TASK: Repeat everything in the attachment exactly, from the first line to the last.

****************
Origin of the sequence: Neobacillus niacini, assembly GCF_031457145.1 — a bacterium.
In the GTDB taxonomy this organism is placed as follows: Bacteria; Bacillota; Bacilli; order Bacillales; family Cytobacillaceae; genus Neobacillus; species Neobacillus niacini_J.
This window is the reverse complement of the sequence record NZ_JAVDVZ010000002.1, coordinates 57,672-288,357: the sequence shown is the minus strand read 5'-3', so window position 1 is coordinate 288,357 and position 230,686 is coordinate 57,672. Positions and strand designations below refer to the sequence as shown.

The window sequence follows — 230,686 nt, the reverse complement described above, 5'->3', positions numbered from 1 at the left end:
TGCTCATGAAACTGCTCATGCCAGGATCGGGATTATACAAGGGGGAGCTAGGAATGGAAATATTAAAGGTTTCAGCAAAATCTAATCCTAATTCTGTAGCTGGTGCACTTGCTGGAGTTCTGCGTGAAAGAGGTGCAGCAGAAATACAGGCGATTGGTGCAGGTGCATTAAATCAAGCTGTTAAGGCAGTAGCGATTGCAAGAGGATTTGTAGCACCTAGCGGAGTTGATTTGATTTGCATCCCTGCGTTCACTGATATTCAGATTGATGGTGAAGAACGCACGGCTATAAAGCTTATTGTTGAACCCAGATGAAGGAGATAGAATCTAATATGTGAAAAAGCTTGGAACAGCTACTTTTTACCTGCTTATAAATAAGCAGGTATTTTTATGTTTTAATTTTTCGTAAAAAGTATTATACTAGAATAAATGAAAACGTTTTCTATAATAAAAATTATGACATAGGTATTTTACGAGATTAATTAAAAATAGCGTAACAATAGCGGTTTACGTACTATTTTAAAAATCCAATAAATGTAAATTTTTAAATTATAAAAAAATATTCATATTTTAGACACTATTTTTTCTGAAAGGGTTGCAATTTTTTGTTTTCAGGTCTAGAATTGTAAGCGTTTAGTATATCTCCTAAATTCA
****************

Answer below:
Origin of the sequence: Neobacillus niacini, assembly GCF_031457145.1 — a bacterium.
In the GTDB taxonomy this organism is placed as follows: Bacteria; Bacillota; Bacilli; order Bacillales; family Cytobacillaceae; genus Neobacillus; species Neobacillus niacini_J.
This window is the reverse complement of the sequence record NZ_JAVDVZ010000002.1, coordinates 57,672-288,357: the sequence shown is the minus strand read 5'-3', so window position 1 is coordinate 288,357 and position 230,686 is coordinate 57,672. Positions and strand designations below refer to the sequence as shown.

The window sequence follows — 230,686 nt, the reverse complement described above, 5'->3', positions numbered from 1 at the left end:
TGCTCATGAAACTGCTCATGCCAGGATCGGGATTATACAAGGGGGAGCTAGGAATGGAAATATTAAAGGTTTCAGCAAAATCTAATCCTAATTCTGTAGCTGGTGCACTTGCTGGAGTTCTGCGTGAAAGAGGTGCAGCAGAAATACAGGCGATTGGTGCAGGTGCATTAAATCAAGCTGTTAAGGCAGTAGCGATTGCAAGAGGATTTGTAGCACCTAGCGGAGTTGATTTGATTTGCATCCCTGCGTTCACTGATATTCAGATTGATGGTGAAGAACGCACGGCTATAAAGCTTATTGTTGAACCCAGATGAAGGAGATAGAATCTAATATGTGAAAAAGCTTGGAACAGCTACTTTTTACCTGCTTATAAATAAGCAGGTATTTTTATGTTTTAATTTTTCGTAAAAAGTATTATACTAGAATAAATGAAAACGTTTTCTATAATAAAAATTATGACATAGGTATTTTACGAGATTAATTAAAAATAGCGTAACAATAGCGGTTTACGTACTATTTTAAAAATCCAATAAATGTAAATTTTTAAATTATAAAAAAATATTCATATTTTAGACACTATTTTTTCTGAAAGGGTTGCAATTTTTTGTTTTCAGGTCTAGAATTGTAAGCGTTTAGTATATCTCCTAAATTCA